“It’s 12:03pm. If somebody phones 999 now because they have chest pains and fear it may be a heart attack, when can they expect an ambulance to arrive?” the Labour leader asked, with the government benches falling eerily silent as he completed his question.
Anyone who’s had to rely on the NHS in recent weeks will be painfully aware of the scale of the crisis. In December, 37,000 patients with conditions such as heart attacks and strokes – “category 2 calls” – waited more than three and a half hours for an ambulance. Given that NHS England’s target response time for such calls is 18 minutes, the service is not just missing this crucial target by a few minutes: people are waiting for care 12 and a half times longer than they should be.
But Sunak, the person ultimately responsible for the NHS, knows owning the catastrophe at the despatch box would be political suicide. When he was asked to admit there is a crisis, he sought to make favourable comparisons with Wales and Scotland, where health services are also struggling. There may be some truth to this but such whataboutery won’t hold water with the relatives of a stroke victim left without emergency care.
Starmer warned that by 1pm the patient could be “dizzy, sweating” and that though the “clock started ticking” when they picked up the phone, an ambulance could still be hours away. He went on to raise the real-life case of Stephanie, a cancer patient from Plymouth, who collapsed and died while waiting for an ambulance because she was not prioritised.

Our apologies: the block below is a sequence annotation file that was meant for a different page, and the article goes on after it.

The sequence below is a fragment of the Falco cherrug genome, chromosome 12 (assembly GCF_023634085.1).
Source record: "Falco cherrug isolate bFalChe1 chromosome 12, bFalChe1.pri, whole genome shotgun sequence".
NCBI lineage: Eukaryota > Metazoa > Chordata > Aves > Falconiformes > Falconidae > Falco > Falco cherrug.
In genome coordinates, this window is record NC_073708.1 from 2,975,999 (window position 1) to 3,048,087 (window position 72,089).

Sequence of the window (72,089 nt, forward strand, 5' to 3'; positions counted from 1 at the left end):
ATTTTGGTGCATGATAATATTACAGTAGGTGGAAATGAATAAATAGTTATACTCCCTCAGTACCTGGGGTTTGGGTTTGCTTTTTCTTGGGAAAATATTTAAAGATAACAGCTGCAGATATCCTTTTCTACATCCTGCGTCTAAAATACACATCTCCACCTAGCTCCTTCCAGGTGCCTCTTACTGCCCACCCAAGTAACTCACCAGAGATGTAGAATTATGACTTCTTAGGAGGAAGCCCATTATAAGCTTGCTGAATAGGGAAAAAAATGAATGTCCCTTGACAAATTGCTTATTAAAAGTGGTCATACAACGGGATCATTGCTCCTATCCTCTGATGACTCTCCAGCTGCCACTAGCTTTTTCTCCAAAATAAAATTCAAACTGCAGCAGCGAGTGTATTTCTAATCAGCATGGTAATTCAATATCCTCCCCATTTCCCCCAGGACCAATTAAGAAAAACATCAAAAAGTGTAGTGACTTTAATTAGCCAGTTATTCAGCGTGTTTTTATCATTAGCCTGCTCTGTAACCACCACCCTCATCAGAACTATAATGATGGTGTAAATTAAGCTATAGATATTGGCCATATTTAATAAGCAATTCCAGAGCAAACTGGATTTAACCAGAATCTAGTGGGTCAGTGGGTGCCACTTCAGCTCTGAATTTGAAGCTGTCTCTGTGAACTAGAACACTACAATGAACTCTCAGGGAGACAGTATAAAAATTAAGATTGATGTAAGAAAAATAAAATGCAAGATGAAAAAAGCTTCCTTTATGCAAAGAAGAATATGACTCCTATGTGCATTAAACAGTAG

Sunak was left squirming but tried to put Starmer under pressure by raising the “anti-strike” minimum service levels bill – legislation that seeks to limit the impact of industrial action by ensuring there is some kind of service on strike days in six sectors (health, education, fire rescue, transport, border security and nuclear decommissioning) – which Labour opposed. There are strong arguments against the bill. Striking workers, which currently include nurses, for example, could lose their protection from unfair dismissal; unions that fail to take “reasonable steps” to guarantee service levels could be sued.
Starmer could have used a succinct line to dismiss Sunak’s political attack. Instead, he stuck to his usual non-engagement strategy – which though frustrating for Labour activists, often serves the opposition leader well – and left it to backbenchers to denounce the “sack nurses” bill.
The state of the NHS, enfeebled by a decade of austerity and the pandemic, continues to be an open wound for Sunak’s government. Starmer made clear today that he plans to rip the plaster off at every opportunity.
[See also: How to save the NHS]